1. “We are so successful we have thousands of businesses signed up!”
Having a vast amount of businesses for sale is not a good thing from a sellers perspective. It points to a model of the broker surviving off sign-up fees rather than successfully completing transactions. Why do you have so many businesses for sale? How long have they on average been on your books? How will you sell them? All of these are reasonable questions to ask.
2. “Your business is worth much more than that!”
Just like some estate agents, Business brokers think that if they provide you with the highest valuation and flatter you, that you will then sign them up. This is a recipe for disaster which will not only delay the sale and frighten buyers away but will also lead to frustration with your adviser when he eventually tells you that you have to reduce the price. A simple test is ‘how much would you pay for your business?’
3. “We have thousands of buyers for your business”
Yes this is a real quote! How can there be thousands of buyers for your business? No one yet knows what your business is about! Then they claim they will carefully whittle down the thousands of buyers to a few hundred! Still an insult to your intelligence. Don’t be taken in by people that blanket mail, email and tele-market businesses of all kinds and sizes without any insight into the complexities and personal requirements of buyers and sellers. Only when the broker has been fully briefed by you should he be able to give an honest assessment of value and likelihood of sale.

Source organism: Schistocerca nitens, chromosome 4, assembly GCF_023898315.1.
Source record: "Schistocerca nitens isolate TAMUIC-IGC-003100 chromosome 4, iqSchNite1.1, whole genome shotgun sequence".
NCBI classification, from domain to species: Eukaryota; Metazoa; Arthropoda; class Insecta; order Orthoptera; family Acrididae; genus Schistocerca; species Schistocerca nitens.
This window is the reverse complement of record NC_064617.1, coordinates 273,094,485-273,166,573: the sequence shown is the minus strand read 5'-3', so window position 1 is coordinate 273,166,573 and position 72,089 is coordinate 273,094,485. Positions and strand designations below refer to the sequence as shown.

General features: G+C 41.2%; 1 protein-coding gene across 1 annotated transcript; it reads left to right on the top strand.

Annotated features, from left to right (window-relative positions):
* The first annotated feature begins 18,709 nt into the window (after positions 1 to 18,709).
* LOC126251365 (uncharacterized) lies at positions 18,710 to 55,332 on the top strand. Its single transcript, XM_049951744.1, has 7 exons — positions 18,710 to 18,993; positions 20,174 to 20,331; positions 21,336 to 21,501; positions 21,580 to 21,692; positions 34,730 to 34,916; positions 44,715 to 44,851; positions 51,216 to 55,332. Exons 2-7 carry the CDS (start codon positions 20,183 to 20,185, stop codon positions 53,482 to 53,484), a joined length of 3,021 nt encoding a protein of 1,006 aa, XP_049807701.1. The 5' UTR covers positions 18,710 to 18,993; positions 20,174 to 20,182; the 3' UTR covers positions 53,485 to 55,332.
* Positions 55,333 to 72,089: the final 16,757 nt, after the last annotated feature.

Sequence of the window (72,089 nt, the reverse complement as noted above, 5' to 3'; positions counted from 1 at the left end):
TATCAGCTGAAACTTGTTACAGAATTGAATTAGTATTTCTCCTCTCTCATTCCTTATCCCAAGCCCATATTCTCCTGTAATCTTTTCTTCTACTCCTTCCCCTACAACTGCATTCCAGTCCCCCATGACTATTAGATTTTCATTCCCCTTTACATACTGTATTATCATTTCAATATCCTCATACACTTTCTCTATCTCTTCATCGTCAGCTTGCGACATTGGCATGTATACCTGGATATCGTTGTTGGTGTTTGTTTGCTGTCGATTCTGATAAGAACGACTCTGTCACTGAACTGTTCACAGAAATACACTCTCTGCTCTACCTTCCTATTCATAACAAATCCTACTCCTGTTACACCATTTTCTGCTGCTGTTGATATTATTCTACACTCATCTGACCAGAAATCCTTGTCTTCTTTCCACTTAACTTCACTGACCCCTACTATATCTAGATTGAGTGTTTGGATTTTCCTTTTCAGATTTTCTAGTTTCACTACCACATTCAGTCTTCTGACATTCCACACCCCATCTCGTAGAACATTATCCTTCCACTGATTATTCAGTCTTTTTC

4. “We have exclusive and intelligent research tools that will identify your buyer’
The Internet can be dressed up as many things. Placing an advert or doing some ‘googling’ is what you might actually be paying for. Research tools are commonly available to agents. These tend to point to the past and not the future. So the differentiating factor is how proactive and connected to the market sector your broker is. Remember placing an advert is not broking the business.
5. “To get started with this extensive research we need a large fee and when we sell your business we need a large percentage”
The phrase “having your cake and eating it comes to mind. The only measure of success for a broker is concluding a transaction. Therefore while it is perfectly reasonable to pay a small commitment fee to get things started it is not reasonable to pay both a large up-front fee and a separate success fee.
Do not get pressured into signing an agreement. When you are happy to sign make sure that the agreement does not limit the things that you might reasonably want to do. E.g. If you happen to find the buyer yourself you may not want to pay the full fee. If the agreement is longer than 2 pages, you potentially have a problem. Why is the agreement so complicated on paper when the verbal agreement is simple?